Fielder – 88/.283/39/105/3
Howard – 104/.302/49/138/2
Because I would rather have the better player down the stretch and into the playoffs, I’m going with Howard on this one. If you’re in a keeper league though, Fielder is five years younger.
Adam Lind or Josh Hamilton
Matthew Berry: Josh Hamilton
Eric Karabell: Adam Lind
Christopher Harris: Josh Hamilton
Jason Grey: Adam Lind
Pierre Becquey: Adam Lind is so much safer
A.J. Mass: Adam Lind
Tristan H. Cockcroft: Josh Hamilton. I’m a sucker, remember?
My Take: Hamilton spent his entire 2009 recovering from separate injuries to his abdomen after running into the OF wall (twice). Call it a “gut” feeling (get it? He hurt his abdomen… I know, it was a terrible joke) but I’m going with Hamilton based solely on potential. Also, I’m still not entirely sure Adam Lind can repeat what he did last season, even though he was a top prospect and the numbers seem to support it. Based on Lind’s 20.2% LD rate, his .323 BABIP indicates his success was indeed legitimate. His HR/FB rate rose from a previous career-best (in 2007) of 13.3% to 19.8%, which is a large jump but not unimaginable given that 2009 was the first time he played more than 89 games. Like Becquey said, Lind is so much safer, but I’m a sucker, too.
Aaron Hill or Ben Zobrist
Matthew Berry: Aaron Hill
Eric Karabell: Ben Zobrist
Christopher Harris: Aaron Hill
Jason Grey: Ben Zobrist
Pierre Becquey: Aaron Hill
A.J. Mass: Aaron Hill
Tristan H. Cockcroft: Aaron Hill
My Take: Hill had his 2008 season interrupted by injuries, but bounced back in a big way in 2009. Zobrist finally got his chance to play full-time, and his numbers grew in accordance with his change in playing time. Zobrist has a track record that warrants this kind of power output, posting very similar FB% and HR/FB% in both ‘08 and ‘09. On the other hand, Hill had his HR/RBI explosion come out of nowhere. Zobrist was also a career .318 hitter in the minors, and improved his average to .297 last season. Hill was a .295 hitter in the minors and batted one point above career average last season. I’ll take Zobrist because he has more steady numbers and a better overall track record than Hill.
Evan Longoria or Mark Teixeira
Matthew Berry: Evan Longoria
Eric Karabell: Evan Longoria
Christopher Harris: Mark Teixeira
Jason Grey: Mark Teixeira
Pierre Becquey: Evan Longoria. MVP.
A.J. Mass: Mark Teixiera. He just doesn’t get MVP because there are too many Yankees to choose from.
Tristan H. Cockcroft: Mark Teixeira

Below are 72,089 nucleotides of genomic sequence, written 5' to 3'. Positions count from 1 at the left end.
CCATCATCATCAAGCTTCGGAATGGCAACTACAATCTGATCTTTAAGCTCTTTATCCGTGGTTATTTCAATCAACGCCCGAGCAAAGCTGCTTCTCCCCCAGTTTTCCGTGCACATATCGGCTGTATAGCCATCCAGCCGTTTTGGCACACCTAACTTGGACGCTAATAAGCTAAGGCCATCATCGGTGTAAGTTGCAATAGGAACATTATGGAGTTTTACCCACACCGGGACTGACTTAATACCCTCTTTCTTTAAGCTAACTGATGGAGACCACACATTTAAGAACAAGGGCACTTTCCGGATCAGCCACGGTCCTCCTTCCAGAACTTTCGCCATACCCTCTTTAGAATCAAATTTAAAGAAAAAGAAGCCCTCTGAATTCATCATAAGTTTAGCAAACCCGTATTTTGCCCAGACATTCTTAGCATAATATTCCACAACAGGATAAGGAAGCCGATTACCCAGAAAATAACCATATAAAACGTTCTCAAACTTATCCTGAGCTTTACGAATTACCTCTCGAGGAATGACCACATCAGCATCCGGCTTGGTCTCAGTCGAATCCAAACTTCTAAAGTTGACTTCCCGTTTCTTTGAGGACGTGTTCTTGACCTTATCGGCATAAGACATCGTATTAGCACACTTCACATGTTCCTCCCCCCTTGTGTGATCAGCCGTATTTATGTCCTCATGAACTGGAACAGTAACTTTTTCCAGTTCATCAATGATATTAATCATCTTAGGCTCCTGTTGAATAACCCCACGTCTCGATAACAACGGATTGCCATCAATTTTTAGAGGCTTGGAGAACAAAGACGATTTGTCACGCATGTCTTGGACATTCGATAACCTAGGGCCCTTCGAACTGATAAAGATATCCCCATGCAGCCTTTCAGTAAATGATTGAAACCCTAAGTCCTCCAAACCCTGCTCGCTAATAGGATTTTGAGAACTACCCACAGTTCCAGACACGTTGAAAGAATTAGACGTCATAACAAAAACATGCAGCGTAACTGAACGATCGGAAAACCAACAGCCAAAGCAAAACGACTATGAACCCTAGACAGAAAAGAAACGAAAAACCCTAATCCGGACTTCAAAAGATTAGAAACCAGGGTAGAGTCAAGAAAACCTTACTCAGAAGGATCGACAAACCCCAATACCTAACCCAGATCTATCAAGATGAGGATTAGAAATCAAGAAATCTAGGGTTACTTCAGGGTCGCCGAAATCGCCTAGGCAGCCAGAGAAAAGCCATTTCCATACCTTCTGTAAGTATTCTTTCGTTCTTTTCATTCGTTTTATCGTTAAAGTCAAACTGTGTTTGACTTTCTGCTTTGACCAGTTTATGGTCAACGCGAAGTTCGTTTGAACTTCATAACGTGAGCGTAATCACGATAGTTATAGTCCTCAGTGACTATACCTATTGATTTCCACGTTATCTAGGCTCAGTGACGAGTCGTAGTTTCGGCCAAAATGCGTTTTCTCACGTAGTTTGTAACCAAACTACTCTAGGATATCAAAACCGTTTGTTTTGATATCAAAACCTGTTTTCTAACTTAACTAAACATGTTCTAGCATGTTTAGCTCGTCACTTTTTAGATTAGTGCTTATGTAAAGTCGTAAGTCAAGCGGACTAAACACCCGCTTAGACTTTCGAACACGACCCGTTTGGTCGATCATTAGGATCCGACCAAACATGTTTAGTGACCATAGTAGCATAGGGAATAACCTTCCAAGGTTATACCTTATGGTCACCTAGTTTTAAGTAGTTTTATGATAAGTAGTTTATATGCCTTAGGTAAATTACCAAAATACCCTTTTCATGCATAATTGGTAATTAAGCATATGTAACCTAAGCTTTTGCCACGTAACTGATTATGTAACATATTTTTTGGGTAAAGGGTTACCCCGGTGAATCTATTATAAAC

My Take: If you’re in a keeper league, this one is a no doubter: Evan Longoria. If you aren’t, then this gets a little more difficult. They both scored 100+ last season, but Teixeira had a higher AVG and more HR and RBI. Playing in Yankee Stadium gives a serious boost to Teixiera since he will get most of his AB as a lefty, and the right-field porch is famously easy to put one over. Longoria is only 24 though, and more growth is expected. Because of his immense potential, but moreso because of the great depth at 1B and lack thereof at 3B, I’m taking Longoria.
Mariano Rivera or Jonathan Broxton
Matthew Berry: Mariano Rivera
Eric Karabell: Mariano Rivera
Christopher Harris: Mariano Rivera
Jason Grey: Jonathan Broxton
Pierre Becquey: Jonathan Broxton. Someday, Rivera is going to wake up and realize he’s old. I don’t want him on my roster when that happens.
A.J. Mass: Jonathan Broxton
Tristan H. Cockcroft: Mariano Rivera
My Take: I’ll take this opportunity to say that you shouldn’t have either player because there is no reason to draft a closer in the early rounds, but of the two I go with Rivera. The only edges that Broxton has on Rivera are K and age. Last season, Rivera had eight more saves (44 to 36), a better ERA (1.76 to 2.61), and a better WHIP (0.91 to 0.96). Plus, he’s had an ERA under 2.00 in six of the last seven seasons. That’s right, under 2.00. If you are in a league that has K/9 as a category (as I am), then Broxton has added value, but in your standard 5×5 league, Rivera is the choice.
You can find this article and others like it at Baseball Professor. Subscribe to our feed to get daily updates, and get in on the conversation in the comments sections!